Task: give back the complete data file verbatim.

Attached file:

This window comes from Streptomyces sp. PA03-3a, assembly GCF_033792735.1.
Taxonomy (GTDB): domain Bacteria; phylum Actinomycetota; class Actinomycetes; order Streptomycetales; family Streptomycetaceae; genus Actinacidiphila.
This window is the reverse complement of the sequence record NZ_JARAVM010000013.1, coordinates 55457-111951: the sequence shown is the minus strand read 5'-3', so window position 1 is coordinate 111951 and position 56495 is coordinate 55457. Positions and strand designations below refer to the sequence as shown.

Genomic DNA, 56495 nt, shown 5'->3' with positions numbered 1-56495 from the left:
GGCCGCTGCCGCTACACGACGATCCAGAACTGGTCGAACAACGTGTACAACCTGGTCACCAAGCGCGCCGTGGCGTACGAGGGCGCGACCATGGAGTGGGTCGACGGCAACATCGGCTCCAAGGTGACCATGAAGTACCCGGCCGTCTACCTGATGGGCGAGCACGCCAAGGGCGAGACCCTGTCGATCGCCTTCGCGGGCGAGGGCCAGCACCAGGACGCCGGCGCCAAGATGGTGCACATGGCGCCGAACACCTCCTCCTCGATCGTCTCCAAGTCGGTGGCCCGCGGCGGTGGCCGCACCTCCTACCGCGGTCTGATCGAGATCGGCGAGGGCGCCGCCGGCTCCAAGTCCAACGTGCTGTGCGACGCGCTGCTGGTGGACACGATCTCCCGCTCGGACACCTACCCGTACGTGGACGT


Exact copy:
This window comes from Streptomyces sp. PA03-3a, assembly GCF_033792735.1.
Taxonomy (GTDB): domain Bacteria; phylum Actinomycetota; class Actinomycetes; order Streptomycetales; family Streptomycetaceae; genus Actinacidiphila.
This window is the reverse complement of the sequence record NZ_JARAVM010000013.1, coordinates 55457-111951: the sequence shown is the minus strand read 5'-3', so window position 1 is coordinate 111951 and position 56495 is coordinate 55457. Positions and strand designations below refer to the sequence as shown.

Genomic DNA, 56495 nt, shown 5'->3' with positions numbered 1-56495 from the left:
GGCCGCTGCCGCTACACGACGATCCAGAACTGGTCGAACAACGTGTACAACCTGGTCACCAAGCGCGCCGTGGCGTACGAGGGCGCGACCATGGAGTGGGTCGACGGCAACATCGGCTCCAAGGTGACCATGAAGTACCCGGCCGTCTACCTGATGGGCGAGCACGCCAAGGGCGAGACCCTGTCGATCGCCTTCGCGGGCGAGGGCCAGCACCAGGACGCCGGCGCCAAGATGGTGCACATGGCGCCGAACACCTCCTCCTCGATCGTCTCCAAGTCGGTGGCCCGCGGCGGTGGCCGCACCTCCTACCGCGGTCTGATCGAGATCGGCGAGGGCGCCGCCGGCTCCAAGTCCAACGTGCTGTGCGACGCGCTGCTGGTGGACACGATCTCCCGCTCGGACACCTACCCGTACGTGGACGT